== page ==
I recently came across a bounty in the TRTL Discord for an article about TurtleCoin. The requirements were loose, it was mainly just a length requirement, so I figured I’d brew up some coffee and give it a shot.
Thanks to Keda666 for reminding me to post this.
Starting a coin network is easy. Taking care of one, helping it grow, keeping it healthy, giving it good guidance – those are the hard parts. My name is RockSteady, and TurtleCoin is my problem child.
With an introduction like that, you might be thinking that I regret creating TurtleCoin or that it is a mistake in the sense that it was a failure, but quite the opposite as Bob Ross might say. TurtleCoin was created at the height of the crypto-boom of December 2017. At the time you could create literally anything, put “crypto” in the name, and sell it for millions, even if it didn’t exist (RIP BitConnect, never forget).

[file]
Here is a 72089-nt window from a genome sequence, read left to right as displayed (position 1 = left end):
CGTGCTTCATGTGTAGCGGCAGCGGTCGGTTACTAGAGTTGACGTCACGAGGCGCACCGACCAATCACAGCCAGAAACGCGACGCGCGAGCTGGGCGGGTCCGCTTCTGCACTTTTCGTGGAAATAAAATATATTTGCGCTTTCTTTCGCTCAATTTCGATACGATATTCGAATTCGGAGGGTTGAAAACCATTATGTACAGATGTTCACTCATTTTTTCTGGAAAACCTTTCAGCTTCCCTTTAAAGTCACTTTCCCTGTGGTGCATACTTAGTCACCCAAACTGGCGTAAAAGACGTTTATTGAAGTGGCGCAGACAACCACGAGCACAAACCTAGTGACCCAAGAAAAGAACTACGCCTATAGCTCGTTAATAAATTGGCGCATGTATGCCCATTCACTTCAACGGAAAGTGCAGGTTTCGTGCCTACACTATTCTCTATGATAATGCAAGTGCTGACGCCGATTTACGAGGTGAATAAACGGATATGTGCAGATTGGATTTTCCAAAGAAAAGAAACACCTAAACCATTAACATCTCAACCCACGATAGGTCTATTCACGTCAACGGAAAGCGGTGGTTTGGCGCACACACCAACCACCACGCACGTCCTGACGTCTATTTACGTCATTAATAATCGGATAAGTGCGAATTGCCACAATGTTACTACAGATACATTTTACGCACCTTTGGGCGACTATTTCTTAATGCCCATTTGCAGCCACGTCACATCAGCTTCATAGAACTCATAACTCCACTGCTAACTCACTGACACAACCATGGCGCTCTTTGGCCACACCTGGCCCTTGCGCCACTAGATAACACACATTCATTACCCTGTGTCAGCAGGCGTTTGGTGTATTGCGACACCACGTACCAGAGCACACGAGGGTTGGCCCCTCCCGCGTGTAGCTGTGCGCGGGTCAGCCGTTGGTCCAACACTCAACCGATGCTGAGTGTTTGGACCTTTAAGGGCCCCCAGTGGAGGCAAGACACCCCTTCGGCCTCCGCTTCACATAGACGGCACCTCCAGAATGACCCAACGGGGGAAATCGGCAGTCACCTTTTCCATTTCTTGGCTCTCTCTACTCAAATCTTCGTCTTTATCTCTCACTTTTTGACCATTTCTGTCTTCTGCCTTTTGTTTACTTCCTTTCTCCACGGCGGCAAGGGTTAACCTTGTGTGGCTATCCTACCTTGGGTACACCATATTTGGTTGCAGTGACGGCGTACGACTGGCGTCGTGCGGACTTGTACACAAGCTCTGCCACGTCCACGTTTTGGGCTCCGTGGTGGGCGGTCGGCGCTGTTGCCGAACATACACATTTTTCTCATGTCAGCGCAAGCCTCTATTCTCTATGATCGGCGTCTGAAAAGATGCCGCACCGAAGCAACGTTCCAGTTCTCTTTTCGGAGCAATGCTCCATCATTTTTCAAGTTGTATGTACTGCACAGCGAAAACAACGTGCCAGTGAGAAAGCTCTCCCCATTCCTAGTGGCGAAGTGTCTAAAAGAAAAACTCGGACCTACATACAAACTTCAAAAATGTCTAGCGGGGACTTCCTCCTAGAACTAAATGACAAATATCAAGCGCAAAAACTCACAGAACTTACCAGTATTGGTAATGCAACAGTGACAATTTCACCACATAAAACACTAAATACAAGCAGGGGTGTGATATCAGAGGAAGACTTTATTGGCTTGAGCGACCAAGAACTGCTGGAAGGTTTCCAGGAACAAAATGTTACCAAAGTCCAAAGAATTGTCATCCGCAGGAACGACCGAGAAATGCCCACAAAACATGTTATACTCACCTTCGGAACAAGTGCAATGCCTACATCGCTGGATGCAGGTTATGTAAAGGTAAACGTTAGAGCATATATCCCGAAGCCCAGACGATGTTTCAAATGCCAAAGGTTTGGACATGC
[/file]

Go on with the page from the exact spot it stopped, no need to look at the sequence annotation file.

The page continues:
Out of the plethora of networks that were coming out, a little privacy category emerged. You had DASH and the masternode networks, you had Zcash with the optional privacy networks, then you had Bytecoin, Monero and the rest of the Cryptonote family with stealth addresses and fulltime privacy… and off standing in the corner, struggling for attention and trying to peer above the shoulders of the Cryptonote family is little TurtleCoin with a pizza stained shirt and light coating of Pabst Blue Ribbon.
As you may or may not know, TurtleCoin was a fork of Bytecoin. Incidentally, TurtleCoin and Monero for the first 3 years shared the same codebase, which came from an old retired version of Bytecoin. The way the privacy works in TurtleCoin and Monero is that if you think of every transaction as a handful of coins and dollars, each coin or dollar is matched up with a handful of others on the network and spent in a way that an observer can’t tell whose coins participated in the transaction, and nobody can scope out your transaction history or balance without being given keys to see it.